Medical aid industry in reasonable shape
CONTRARY to some perceptions, the medical aid industry is looking fairly healthy: reserves have grown by nearly 8% to R294-million and the collective membership has risen by almost 5% to over six million.
However, the industry has had to draw on its investment income to finance its collections shortfall: schemes paid out 18% more in benefits in 1996 than the year before - and received only a 14% increase in contributions.
This is according to a Representative Association of Medical Schemes (RAMS) 1995 survey of 155 schemes, released this week.
The survey shows that 6,5-million people rely on medical aid schemes to help pay toward their bills, which amounted to R14,4-billion during the year.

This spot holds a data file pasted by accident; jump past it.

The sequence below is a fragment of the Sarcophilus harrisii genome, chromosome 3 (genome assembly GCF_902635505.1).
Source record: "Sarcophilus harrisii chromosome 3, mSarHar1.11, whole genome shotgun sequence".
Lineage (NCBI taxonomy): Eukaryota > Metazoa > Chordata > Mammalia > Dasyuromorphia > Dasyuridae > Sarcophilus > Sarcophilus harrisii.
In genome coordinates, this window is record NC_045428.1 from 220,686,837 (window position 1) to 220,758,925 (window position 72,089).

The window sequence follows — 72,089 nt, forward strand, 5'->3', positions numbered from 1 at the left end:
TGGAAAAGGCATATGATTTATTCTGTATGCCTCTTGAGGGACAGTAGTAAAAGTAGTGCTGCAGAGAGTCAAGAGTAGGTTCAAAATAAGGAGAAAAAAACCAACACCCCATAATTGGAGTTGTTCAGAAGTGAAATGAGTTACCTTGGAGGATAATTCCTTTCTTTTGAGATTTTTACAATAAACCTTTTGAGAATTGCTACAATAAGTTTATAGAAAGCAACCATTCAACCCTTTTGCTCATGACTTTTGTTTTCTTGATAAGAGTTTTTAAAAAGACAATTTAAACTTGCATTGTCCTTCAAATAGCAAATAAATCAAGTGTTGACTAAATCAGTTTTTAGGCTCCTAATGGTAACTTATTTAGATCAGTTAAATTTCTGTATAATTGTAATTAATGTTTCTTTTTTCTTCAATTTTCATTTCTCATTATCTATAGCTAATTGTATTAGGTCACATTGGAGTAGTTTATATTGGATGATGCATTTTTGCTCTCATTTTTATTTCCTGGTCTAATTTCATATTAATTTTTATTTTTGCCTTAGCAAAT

Their total contributions were R14,8-billion and administration costs charged by the schemes amounted to R907-million.
Government schemes are looking rather more frail. Despite showing the biggest growth in membership base - 7% - their reserves fell 26%.
The survey report attributes the decline in net assets to growth in membership in state schemes as well as the overall operating cost ratio.
The survey also shows that more people are going to private hospitals, and possibly also staying there for longer - private hospital costs rose by a third.
Fewer people went to provincial hospitals as total expenditure fell marginally.
Moreover, more people have been visiting specialists over the last five years.
Total expenditure on specialists was almost double that on general practitioners.
The greatest cost to medical aids is still medicine, which accounts for a third of their total budget.
The industry paid out only 75% of medicine claims, but reimbursed members for 94% of private clinic costs.
The survey report points out that managed health care has not proved to be a panacea to all the industry's ills. Nor has it operated in opposition to traditional medical schemes.